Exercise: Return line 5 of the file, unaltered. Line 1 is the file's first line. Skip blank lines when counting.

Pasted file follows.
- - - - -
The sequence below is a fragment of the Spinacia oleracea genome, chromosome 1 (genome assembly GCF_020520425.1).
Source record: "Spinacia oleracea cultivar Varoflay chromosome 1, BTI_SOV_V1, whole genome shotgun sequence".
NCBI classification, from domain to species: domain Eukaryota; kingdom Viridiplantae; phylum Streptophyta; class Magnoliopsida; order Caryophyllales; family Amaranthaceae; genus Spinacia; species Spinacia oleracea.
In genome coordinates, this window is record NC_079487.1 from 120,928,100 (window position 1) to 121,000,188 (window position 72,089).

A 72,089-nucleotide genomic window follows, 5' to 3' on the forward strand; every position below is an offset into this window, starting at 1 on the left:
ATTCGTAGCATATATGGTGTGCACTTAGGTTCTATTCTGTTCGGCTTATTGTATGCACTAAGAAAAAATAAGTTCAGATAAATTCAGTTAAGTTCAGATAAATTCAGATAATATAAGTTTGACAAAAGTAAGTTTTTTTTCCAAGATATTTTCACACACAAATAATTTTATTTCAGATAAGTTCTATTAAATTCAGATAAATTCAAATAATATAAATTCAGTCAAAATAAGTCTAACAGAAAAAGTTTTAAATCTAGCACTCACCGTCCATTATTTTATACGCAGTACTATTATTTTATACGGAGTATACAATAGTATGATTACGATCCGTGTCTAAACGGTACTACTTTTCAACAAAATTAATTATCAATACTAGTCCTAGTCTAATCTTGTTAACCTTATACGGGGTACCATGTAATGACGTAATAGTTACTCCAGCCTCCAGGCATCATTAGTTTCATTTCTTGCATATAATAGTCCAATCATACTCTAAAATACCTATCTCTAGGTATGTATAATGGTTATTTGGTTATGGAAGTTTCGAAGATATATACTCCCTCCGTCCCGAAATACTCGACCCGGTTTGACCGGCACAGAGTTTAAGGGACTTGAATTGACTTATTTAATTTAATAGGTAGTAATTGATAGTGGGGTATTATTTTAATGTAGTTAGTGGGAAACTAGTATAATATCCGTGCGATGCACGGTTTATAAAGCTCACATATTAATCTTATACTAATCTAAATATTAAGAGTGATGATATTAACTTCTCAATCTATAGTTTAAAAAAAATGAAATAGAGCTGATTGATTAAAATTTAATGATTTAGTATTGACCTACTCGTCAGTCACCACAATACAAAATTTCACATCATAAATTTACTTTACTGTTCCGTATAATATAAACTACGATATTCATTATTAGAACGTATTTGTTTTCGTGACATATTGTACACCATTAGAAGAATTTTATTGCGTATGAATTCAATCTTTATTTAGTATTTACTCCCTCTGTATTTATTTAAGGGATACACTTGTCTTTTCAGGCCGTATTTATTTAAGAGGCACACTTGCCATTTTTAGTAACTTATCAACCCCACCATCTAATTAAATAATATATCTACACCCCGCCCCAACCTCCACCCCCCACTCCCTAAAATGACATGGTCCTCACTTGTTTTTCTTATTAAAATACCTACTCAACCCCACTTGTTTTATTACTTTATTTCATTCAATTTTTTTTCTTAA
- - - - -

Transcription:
A 72,089-nucleotide genomic window follows, 5' to 3' on the forward strand; every position below is an offset into this window, starting at 1 on the left: